And even when studies are all looking at the same learning model, that research is often focused on adults, not school-age users.
A 2010 federal study underscored the scope of the challenge. The Education Department took a broad look at all available studies of online learning, including blended approaches. From 1996 through 2006—the decade in which the Internet rapidly evolved and became ubiquitous—there were no experimental or controlled studies at all comparing online and in-person instruction for K-12 students.
The analysis ultimately found that students in blended-learning classes outperformed those in fully online or fully in-person classes and spent significantly more time on task. But it also found no significant improvements for K-12 students, for good reason: Out of 46 studies included, nearly all examined college-age or adult professional students.
Only five studies covered K-12 education, and they examined academic gains in a variety of subjects and age groups—8th grade social studies, 8th and 9th grade algebra, middle school Spanish, elementary special education—and, for a group of schools in Taiwan, 5th grade science.
Drawing meaningful conclusions from comparisons of adults' and students' experiences with blended learning is difficult, researchers say. College students, and adults taking on-the-job training courses, may have considerably more focus and motivation to use self-paced, computer-based instruction than K-12 students do, particularly at earlier grades.
One ongoing study by the RAND Corp. for the Gates Foundation is trying to tease out how blended learning plays out in lower grades. Researchers are chronicling how nearly 60 charter and regular district schools implement blended learning, and whether it improves student achievement.
An interim report, covering 23 charter schools and nearly 5,000 students, found students at two-thirds of schools that used blended learning made statistically significant gains on either math or reading tests. But researchers also warned that it isn't yet possible to know "which particular instructional approaches may account for the positive student-learning outcomes."
Of the schools that have seen gains, "it's hard to say if these are just really strong charter schools, or if [blended learning] is playing a role," said John F. Pane, a senior scientist at the RAND Corp., who is working on the evaluation.
Racing the Clock
The time frame for experimental research—five to seven years for most randomized controlled trials—is seen as a problem for conducting studies of education. It poses even greater obstacles for evaluating blended learning, in which iterations of software and curriculum can shift dramatically from year to year.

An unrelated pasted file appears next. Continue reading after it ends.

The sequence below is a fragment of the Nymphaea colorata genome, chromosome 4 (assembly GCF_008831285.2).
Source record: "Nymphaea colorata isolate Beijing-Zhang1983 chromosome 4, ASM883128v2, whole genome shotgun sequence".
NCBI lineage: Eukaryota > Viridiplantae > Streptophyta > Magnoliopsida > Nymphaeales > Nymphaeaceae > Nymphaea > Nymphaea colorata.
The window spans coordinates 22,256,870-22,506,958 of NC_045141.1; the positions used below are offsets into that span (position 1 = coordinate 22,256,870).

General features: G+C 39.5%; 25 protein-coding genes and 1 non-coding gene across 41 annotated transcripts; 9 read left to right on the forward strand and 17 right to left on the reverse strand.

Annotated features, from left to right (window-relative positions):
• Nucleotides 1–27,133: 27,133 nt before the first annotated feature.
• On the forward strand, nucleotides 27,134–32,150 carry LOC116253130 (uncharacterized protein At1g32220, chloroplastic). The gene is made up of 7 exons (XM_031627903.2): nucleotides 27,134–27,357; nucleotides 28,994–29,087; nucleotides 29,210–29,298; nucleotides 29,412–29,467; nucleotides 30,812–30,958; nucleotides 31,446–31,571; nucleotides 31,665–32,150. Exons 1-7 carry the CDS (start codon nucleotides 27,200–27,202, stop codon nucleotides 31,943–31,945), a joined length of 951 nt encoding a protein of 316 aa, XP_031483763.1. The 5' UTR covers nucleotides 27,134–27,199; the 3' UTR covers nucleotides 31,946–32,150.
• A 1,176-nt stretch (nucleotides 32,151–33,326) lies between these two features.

"The things we have a lot of evidence for—things like early-reading development, personalizing—took decades" to research, Ms. Mohammed said. "I'm not sure that sort of framework is going to be useful in blended learning, where the technology and innovations are changing so rapidly."
From a research standpoint, online instruction would seem to have one clear advantage over in-person instruction: A researcher can't follow a student's thought process as he takes a test, but online programs like Carnegie's Cognitive Tutor can track practically every keystroke entered by every student using the program, allowing analysis not only of what questions a student answers correctly, but how he approaches and works through a problem.
So-called "big data" hold potential to reveal whether a student really understands and can apply a concept, Mr. Pane said, but it's proved to be far from a panacea. The positive results found in a recent evaluation of Cognitive Tutor's blended-learning program, for example, remain in "a black box," with researchers still unsure what exactly caused the improvements in math performance.
"It's a huge volume of data and making sense of it is very challenging," Mr. Pane said. "You get a bunch of keystrokes, but unless you know what was on the screen when those keystrokes were happening, it's mind-bogglingly hard to analyze."
Mr. Horn and Ms. Patrick call for less focus on evaluating individual blended-learning software and programs based only on test scores, and more support for identifying which outcomes schools want, then building measures to test those.
School leaders should not think of online or blended learning as fundamentally different from traditional classroom learning, Ms. Mohammed said. The research suggests they should instead implement it when they "want to solve specific instructional problems," she observed.
"We have not focused on whether learning is actually different in the two different environments," Ms. Mohammed said. "If you take an ineffective practice in face-to-face instruction and move it to an online setting, you shouldn't expect better learning."
Vol. 34, Issue 27, Pages s12, s14Published in Print: April 15, 2015, as Research Uneven, Tough to Interpret